‘A lovely choice. Whenever you’re ready.’
There are satori moments in life when an entire path opens up with the turning of a corner. This audition was my satori moment but, as I stood trembling upon that stage, I had no idea just how much my life was about to change. Miss Applebaume had taught me very little – her mannered delivery, overblown gestures, silent movie parodies of emotion were crude at best – so I elected to rely on my own instincts.
I took a moment and willed myself to become Queen Gertrude. When I acted for the cows on my parents’ dairy farm, I taught myself a technique for finding emotional truth. Up there on the tor, I became the characters I invented – wandering wraiths, fairy queens, abducted princesses, seductive sirens – by imagining their emotions. The spotlight was on me, blocking out the world with its pending war and dangerous tyrants and in that womblike space I could be reborn as Queen Gertrude or Ophelia or Juliet or whatever role I was cast in. Such power in that tiny platform we thespians strutted upon.
When I felt the Queen’s tortured emotions pulsing through me, I took a deep breath and began, and as I uttered those famous lines, I thought of Penelope intoning Daffyd’s name. Tears welled and my naturally light voice dropped into a lower register. In truth I found acting far easier than serving cream tea as a Lyons Nippy.
‘“One woe doth tread upon another’s heel, So fast they follow, Your sister’s drown’d, Laertes.”’ My voice broke on the word “drown’d”.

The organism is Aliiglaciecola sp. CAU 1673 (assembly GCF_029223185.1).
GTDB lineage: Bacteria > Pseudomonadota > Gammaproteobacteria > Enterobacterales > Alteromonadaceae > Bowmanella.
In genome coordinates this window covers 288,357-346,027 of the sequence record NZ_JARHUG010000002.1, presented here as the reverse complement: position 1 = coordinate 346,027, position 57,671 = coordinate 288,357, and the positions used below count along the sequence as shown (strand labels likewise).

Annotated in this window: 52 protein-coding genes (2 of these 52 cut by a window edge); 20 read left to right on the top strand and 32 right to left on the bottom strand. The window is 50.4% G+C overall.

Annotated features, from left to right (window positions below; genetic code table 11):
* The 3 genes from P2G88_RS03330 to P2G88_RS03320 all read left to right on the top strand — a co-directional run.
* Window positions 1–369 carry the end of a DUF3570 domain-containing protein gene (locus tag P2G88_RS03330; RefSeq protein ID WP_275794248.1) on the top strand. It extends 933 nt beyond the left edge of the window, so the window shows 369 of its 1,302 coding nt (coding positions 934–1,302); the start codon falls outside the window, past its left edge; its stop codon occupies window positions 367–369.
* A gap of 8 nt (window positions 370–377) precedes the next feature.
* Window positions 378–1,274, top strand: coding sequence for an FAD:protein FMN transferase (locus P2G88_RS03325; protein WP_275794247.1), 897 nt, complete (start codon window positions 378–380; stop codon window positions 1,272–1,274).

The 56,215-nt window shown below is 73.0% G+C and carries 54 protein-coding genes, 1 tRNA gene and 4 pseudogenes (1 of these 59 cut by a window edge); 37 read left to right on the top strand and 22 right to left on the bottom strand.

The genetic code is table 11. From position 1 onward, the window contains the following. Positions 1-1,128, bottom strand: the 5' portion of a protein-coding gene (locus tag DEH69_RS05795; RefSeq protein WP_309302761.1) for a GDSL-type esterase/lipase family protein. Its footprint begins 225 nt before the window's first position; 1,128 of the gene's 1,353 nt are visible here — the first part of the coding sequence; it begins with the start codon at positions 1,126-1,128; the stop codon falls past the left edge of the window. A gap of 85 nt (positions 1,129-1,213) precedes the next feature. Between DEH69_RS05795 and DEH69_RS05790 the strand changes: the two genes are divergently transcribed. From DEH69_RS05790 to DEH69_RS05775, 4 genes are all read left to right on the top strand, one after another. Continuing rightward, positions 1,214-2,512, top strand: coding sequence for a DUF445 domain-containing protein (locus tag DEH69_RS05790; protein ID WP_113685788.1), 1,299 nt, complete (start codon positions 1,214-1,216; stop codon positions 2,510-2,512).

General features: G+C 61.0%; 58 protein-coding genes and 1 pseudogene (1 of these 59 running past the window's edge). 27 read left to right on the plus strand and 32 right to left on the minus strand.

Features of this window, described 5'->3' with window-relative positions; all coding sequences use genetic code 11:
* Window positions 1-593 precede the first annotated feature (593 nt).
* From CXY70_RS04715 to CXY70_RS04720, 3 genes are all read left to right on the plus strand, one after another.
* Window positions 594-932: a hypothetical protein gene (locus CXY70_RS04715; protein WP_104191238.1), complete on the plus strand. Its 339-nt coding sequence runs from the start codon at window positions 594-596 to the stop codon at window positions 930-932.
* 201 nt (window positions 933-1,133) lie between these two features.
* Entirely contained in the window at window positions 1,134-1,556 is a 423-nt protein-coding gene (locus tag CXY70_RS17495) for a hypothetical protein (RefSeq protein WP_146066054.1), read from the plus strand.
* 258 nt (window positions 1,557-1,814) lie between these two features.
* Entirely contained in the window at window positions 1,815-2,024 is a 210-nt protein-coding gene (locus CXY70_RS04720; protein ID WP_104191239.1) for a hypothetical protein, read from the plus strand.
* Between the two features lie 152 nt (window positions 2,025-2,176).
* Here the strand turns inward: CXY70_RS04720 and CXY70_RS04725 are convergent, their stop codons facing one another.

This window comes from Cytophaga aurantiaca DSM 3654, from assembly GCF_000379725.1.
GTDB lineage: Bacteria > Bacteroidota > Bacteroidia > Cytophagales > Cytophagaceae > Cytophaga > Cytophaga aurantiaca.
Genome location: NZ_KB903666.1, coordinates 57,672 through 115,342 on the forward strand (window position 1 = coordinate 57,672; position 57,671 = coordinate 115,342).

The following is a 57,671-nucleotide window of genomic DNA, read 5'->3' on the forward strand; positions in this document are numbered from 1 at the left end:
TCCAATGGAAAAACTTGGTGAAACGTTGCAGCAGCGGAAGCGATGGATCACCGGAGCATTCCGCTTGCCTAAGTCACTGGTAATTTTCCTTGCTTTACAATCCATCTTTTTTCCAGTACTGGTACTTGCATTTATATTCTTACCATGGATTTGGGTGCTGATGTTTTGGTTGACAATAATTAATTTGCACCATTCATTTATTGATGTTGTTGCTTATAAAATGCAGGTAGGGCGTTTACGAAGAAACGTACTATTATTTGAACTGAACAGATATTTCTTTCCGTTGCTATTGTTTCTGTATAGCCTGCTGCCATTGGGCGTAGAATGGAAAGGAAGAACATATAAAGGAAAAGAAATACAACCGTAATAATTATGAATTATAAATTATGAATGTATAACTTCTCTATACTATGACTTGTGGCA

As I spoke, the tears flowed. I did not use my hands at all but stood rooted to the spot as if burdened with grief.
‘“Till that her garments, heavy with their drink, Pulled the poor wretch from her melodious lay to muddy death.”’
When the last word rang out, I bowed my head and waited. Mr. Gielgud spoke sotto voce to someone next to him and then addressed me. ‘Can you always manage real tears when you act?’
I peered blindly into the darkened auditorium beyond the spotlight. ‘Yes, I can, Mr. G-Gielgud.’
‘Who taught you your technique, Miss Field … what was it?’
‘Fieldergill … Grace Fieldergill. I taught myself when I acted for the cows on our dairy farm.’
‘Cows make a wonderfully sympathetic audience. I’ve often considered introducing feedlots in theatres.’ He laughed. ‘Miss Fieldergill, could you try the speech again? This time as if you had just committed murder.’
‘But I’m reading Queen G-Gertrude, sir. She did not –’
‘Why do actors argue with every direction I give, Peggy?’
‘Let me handle this, John.’
A young woman bounded up the aisle and presently stood in front of me. Taller than me, narrow hipped, with bobbed blonde curls and a strong-boned face of ambiguous beauty, she could have passed for an exquisite boy on the point of manhood.
‘I’m Peggy,’ she said in a thrilling, low-pitched voice.
‘A-Ashcroft?’ I stammered. Peggy Ashcroft was the most famous young actress in London.
‘Well, yes.’ Her blue-grey eyes twinkled with amusement. ‘You’re even prettier up close. Hmmm … do I really want you as a rival?’ She flipped her curls. ‘I don’t have much choice. Johnny really likes you.’
‘Yes, he does.’ She gave a low-pitched throaty gurgle of a laugh. ‘But he gets rather irritated when people question his directions.’
‘I didn’t mean to question ’im … him. I just don’t understand what it is he wants.’
Peggy lowered her voice. ‘No-one ever does.’
‘Is everything all right up there, Peg?’
‘Fine, dearest,’ she called over her shoulder. ‘Now Grace, Queen Gertrude knows a good deal about
Ophelia’s death, wouldn’t you say?’
‘She did see ’er die.’
Peggy grinned. ‘I love your Devonshire accent. It’s charming. Just don’t use it when you’re acting.’
‘I try so hard not to, but sometimes it just slips out. My teacher Miss Applebaume is always teasing me about it.’